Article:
Comment Writer Eleanor Bergin discusses the controversy surrounding the new Mary Wollstonecraft statue, arguing that whilst it is disrespectful, the conversations it has sparked are productive

Written by Eleanor Bergin
Final Year English Literature and German Student Print & Features Editor
Last updated
Images by Miguel Bruna

As the ‘mother of feminism’, a crucial advocator for the rights and in particular the education of women, and massively ahead of her time in terms of social taboos, it comes as no surprise that the first ever statue created for Mary Wollstonecraft, depicting a nude woman, has sparked massive controversy, some of which seems to me to be justified.

The memorial, designed by Maggi Hambling, was revealed on 10 November in Newington Green, Islington. The statue is the result of 10 years of work and fundraising by the Mary on the Green campaign to mark the ground-breaking influence Wollstonecraft, who started her writing career in Newington Green, had and continues to uphold today. Bee Rowlatt, chairwoman of the campaign, explained that the memorial’s aim is to ‘celebrate [Wollstonecraft’s] contribution to society with something that goes beyond the Victorian traditions of putting people on pedestals’. It is important to note that this statue has been made ‘for Mary Wollstonecraft’ and not ‘of her.’ Yet, is an attempt to create a symbolic figure representative of all women a liberating twist on a memorial statue or is it frankly reductive and disrespectful to Wollstonecraft herself, going against everything she stood for?

Is it a liberating twist on a memorial statue or is it frankly reductive and disrespectful to Wollstonecraft herself?

Perhaps best known for her work A Vindication of the Rights of Women, published in 1792, simply put, Wollstonecraft was a pioneer in altering the way women were viewed. Her strong female voice, in amongst a crowd of men, demanded independence and education for women, heralding her as one of the first feminist thinkers and a female literary and philosophical heroine. According to the campaign, 90% of London’s monuments celebrate men, so Wollstonecraft’s statue should have felt particularly timely and poignant, with Rowlatt arguing this is a positive move ‘at a time of increasing societal division.’ However, critics have felt as though the naked statue ‘feels disrespectful to Wollstonecraft herself’, as well as intentionally trying to ‘provoke debate’ and reinforce gender norms.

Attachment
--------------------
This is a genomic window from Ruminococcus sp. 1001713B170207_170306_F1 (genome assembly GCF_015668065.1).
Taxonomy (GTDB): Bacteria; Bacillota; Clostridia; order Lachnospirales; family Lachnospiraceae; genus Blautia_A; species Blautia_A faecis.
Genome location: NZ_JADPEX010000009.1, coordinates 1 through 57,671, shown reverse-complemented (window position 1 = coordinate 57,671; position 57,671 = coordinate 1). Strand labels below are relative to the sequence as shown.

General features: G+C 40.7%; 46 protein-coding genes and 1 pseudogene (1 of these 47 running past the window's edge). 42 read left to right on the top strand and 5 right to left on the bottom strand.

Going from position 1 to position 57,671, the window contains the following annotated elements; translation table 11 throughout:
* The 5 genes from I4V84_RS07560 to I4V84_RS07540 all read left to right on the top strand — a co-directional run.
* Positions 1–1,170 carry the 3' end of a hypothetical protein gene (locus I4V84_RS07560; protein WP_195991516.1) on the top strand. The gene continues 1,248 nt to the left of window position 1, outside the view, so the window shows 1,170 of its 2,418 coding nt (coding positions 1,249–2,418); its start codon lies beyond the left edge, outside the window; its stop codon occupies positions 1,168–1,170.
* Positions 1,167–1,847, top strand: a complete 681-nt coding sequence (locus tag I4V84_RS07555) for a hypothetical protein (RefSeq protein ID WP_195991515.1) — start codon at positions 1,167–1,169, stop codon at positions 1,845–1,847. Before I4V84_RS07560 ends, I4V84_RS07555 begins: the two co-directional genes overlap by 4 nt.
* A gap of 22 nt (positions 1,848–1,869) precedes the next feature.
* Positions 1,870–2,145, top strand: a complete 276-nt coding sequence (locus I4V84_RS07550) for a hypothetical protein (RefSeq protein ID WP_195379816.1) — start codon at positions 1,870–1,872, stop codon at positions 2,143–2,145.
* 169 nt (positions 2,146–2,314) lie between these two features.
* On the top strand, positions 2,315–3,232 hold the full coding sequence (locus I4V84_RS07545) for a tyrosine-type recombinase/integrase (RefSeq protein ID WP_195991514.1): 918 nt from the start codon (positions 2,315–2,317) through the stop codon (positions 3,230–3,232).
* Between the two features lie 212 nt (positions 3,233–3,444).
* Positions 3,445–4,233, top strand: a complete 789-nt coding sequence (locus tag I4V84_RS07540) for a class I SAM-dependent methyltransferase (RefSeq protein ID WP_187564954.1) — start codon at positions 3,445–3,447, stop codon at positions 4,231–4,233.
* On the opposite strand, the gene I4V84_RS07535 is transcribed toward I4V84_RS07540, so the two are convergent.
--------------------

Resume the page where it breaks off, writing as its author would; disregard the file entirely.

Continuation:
Maggi Hambling is in fact well known for controversial works, after receiving criticism for her 1998 tribute to playwright Oscar Wilde, which was described as ‘a disaster’. Despite the backlash, Hambling has been quick to defend her work, explaining that she wants to encourage conversation about the obstacles Wollstonecraft overcame and everything that she strived for and achieved throughout her career, emphasising that the statue is fundamentally ‘every woman’. Hence, perhaps critics have missed the point. Yet, even with this lacklustre defence of the monument, I would argue that not only is it a let-down to Wollstonecraft and her legacy, but also to the thousands of people who presumably donated money for a statue of her, not for her. 

As there are relatively few public monuments to women across the country, in comparison to those of men, the need for more statues representing and celebrating female trailblazers throughout history are crucial. In 2018, this imbalance came to light more than ever before and several statues of influential British women were unveiled, including tributes to Millicent Fawcett, the leader of the National Union of Women’s Suffrage, as well Emmeline Pankhurst, the founder of the movement, amongst others. When done right, these monuments are vital in uncovering and celebrating women’s history, but when done wrong, they merely represent a step in the wrong direction. Indeed, Wollstonecraft’s statue could have shown her as an intelligent, forceful and forward-thinking feminist, but instead the result was a bland and uninspiring sculpture, so small that it is barely noticeable. 

On the other hand, perhaps some good can come out of the provocative nature of the statue, however intentional that may have been. The fact that this has caused debate and controversy has brought Wollstonecraft’s name back into the spotlight in 2020, proving her to be as relevant as ever, even today. People may have heard of Wollstonecraft for the first time as a result of the backlash, allowing a wider audience to hear of her influence and importance on modern society. 

The fact that this has caused debate and controversy has brought Wollstonecraft’s name back into the spotlight in 2020

Despite the importance of public statements and statues to represent key historical figures, perhaps there are more significant issues than the monuments themselves. Although Hambling’s work was, in my opinion, insulting, surely the debate that it has triggered is just as, if not more, crucial. If not through a statue, then Wollstonecraft’s legacy will live on through the awareness and respect many have for her, amongst the many other underrepresented female key figures throughout history. In Wollstonecraft’s own words, she wished to ‘persuade women to endeavour to acquire strength, both mind and body’, a key message which still stands today, overriding Hambling’s everywoman statue in every way. 

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